Four Things to Know About Starting a Freight Brokerage

When it comes to starting your own business, many prospective business owners go the restaurant or coffee shop route. Others expand a current hobby into a retail business, from game stores to ax-throwing event centers. But while these businesses may offer their owners the opportunity to do what they love, they aren't always guaranteed profit-makers. 

On the other hand, with internet sales showing no sign of slowing, there's still an incredible demand for freight brokers—individuals and companies that work to connect merchants who need to ship their goods to the trucking and freight companies that transport them. Read on for four things you'll need to know if you're considering starting your own transportation brokerage, or freight brokerage, business. 

Your Corporate Structure Is Important

Freight brokers can deal with millions of dollars of inventory that must be shipped according to tight timelines. Some products—like food, medicine, and live animals—must be transported at certain temperatures and under other conditions. All these factors can combine to make freight brokerage a high-liability profession.

Because of this, it's crucial to choose your corporate structure wisely. This isn't generally the type of business in which you can start small, then expand (and rebrand yourself from a sole proprietor to an LLC) later; instead, you'll want to have all your ducks in a row before you take on your first client or contract. Talk to an attorney and, if necessary, an insurance agent to get a better idea of how the available corporate structures and insurance packages can protect your new business. 

Your First Step Starts with the FMCSA

The U.S. Federal Motor Carrier Safety Administration (FMCSA) is an arm of the U.S. Department of Transportation, responsible for regulating interstate commerce and ensuring that all shippers, freight brokers, and others involved in the process adhere to applicable safety regulations.

After you've decided on your corporate structure and have filed all relevant documents with your state's Secretary of State, you'll need to apply for operating authority from the FMCSA. Many freight brokers seek outside assistance in preparing this application and transmitting it to the FMCSA; because it can be a time-consuming process and approval may take months, having help from someone who has completed this process in the past can save you the frustration of having to redo and resubmit a rejected application in another few months.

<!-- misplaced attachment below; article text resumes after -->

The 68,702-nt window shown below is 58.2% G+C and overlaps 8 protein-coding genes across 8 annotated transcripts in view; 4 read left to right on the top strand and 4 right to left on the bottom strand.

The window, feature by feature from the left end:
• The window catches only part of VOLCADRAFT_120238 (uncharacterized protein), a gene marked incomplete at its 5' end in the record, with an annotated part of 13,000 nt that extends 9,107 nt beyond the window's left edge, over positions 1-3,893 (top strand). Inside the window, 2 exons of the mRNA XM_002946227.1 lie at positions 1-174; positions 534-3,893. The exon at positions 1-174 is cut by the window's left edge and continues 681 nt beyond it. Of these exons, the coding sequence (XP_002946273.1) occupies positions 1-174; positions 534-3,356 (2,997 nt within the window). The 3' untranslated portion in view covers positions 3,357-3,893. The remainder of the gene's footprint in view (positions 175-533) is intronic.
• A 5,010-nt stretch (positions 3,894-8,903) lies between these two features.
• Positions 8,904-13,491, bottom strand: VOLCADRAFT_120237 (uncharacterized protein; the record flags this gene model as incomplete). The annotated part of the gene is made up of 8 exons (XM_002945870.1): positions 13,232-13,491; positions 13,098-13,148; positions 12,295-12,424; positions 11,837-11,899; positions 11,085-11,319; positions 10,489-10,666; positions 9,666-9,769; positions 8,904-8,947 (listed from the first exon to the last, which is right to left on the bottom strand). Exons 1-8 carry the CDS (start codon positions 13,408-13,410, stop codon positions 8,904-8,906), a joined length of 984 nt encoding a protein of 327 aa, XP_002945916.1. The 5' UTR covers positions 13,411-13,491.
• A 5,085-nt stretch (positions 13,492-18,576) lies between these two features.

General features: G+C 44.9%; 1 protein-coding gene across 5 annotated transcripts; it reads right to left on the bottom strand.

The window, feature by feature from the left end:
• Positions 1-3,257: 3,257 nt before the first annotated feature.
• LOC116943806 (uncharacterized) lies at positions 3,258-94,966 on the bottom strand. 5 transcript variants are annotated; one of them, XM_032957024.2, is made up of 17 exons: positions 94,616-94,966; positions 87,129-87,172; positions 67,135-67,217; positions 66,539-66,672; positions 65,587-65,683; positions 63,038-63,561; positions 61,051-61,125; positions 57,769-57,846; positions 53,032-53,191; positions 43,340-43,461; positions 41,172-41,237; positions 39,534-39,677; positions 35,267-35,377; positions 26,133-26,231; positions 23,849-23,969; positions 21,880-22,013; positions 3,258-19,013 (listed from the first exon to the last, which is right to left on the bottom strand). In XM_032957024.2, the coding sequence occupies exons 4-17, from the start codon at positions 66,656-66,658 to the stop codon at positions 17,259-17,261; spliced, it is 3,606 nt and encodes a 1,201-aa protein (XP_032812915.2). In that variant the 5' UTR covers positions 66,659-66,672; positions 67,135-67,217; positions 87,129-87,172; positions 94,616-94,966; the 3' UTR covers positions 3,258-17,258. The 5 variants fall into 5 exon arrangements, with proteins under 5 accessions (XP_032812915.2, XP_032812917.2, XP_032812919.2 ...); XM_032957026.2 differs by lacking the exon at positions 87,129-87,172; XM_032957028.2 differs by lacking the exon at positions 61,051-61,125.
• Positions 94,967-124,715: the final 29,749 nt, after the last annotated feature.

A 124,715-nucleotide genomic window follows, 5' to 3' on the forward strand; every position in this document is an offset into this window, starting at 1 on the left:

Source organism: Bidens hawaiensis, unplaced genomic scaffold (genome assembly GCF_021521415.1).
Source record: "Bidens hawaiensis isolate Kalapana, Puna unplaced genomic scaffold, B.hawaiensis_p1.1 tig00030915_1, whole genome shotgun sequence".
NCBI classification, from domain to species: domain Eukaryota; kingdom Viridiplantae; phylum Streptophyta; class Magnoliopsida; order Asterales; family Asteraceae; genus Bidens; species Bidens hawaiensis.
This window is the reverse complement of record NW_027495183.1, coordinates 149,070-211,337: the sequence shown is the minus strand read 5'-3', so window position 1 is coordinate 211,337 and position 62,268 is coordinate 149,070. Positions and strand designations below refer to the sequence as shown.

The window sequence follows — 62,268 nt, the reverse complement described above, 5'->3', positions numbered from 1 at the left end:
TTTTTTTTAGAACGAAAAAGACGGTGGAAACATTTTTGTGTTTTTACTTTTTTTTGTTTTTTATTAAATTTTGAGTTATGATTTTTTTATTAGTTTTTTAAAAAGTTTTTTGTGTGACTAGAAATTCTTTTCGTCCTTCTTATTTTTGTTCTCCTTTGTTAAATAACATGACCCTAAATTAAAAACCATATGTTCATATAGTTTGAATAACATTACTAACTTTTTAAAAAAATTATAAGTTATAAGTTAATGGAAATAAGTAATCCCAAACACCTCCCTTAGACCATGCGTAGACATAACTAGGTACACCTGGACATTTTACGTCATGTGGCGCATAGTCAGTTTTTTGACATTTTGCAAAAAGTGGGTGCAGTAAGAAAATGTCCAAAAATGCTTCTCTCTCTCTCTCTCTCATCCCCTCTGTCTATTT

Next, Get Your Bonds in Order

All freight brokers who operate under the FMCSA's authority are required to carry at least $75,000 in surety bonds. These bonds can protect customers and the public against the risk of loss inherent in these types of contracts. These surety bonds can be obtained from a variety of companies, and it's a good idea to do a bit of shopping around so that you can find the best coverage for your business at the lowest possible price. (At this point, you'll also want to register your business with the Unified Carrier Registration, another requirement for all carriers and freight brokers operating under U.S. authority.) 

Take Advantage of Model Contracts 

Even if you have some background in the freight industry, it's a good idea to make one of your first business purchases a set of model contracts. Having an ironclad contract to offer to both shippers and merchants will diminish the likelihood of miscommunications that can cost you business, ensure all parties are aware of their rights and obligations, and provide you with an unimpeachable paper trail if you ever need to establish what was agreed to at the outset of the contract. Drafting your own contracts based on information you find online, especially without any legal assistance, could leave gaping loopholes that may cost you money in the long run.

If you are interested in learning more, contact a professional transporation brokerage service.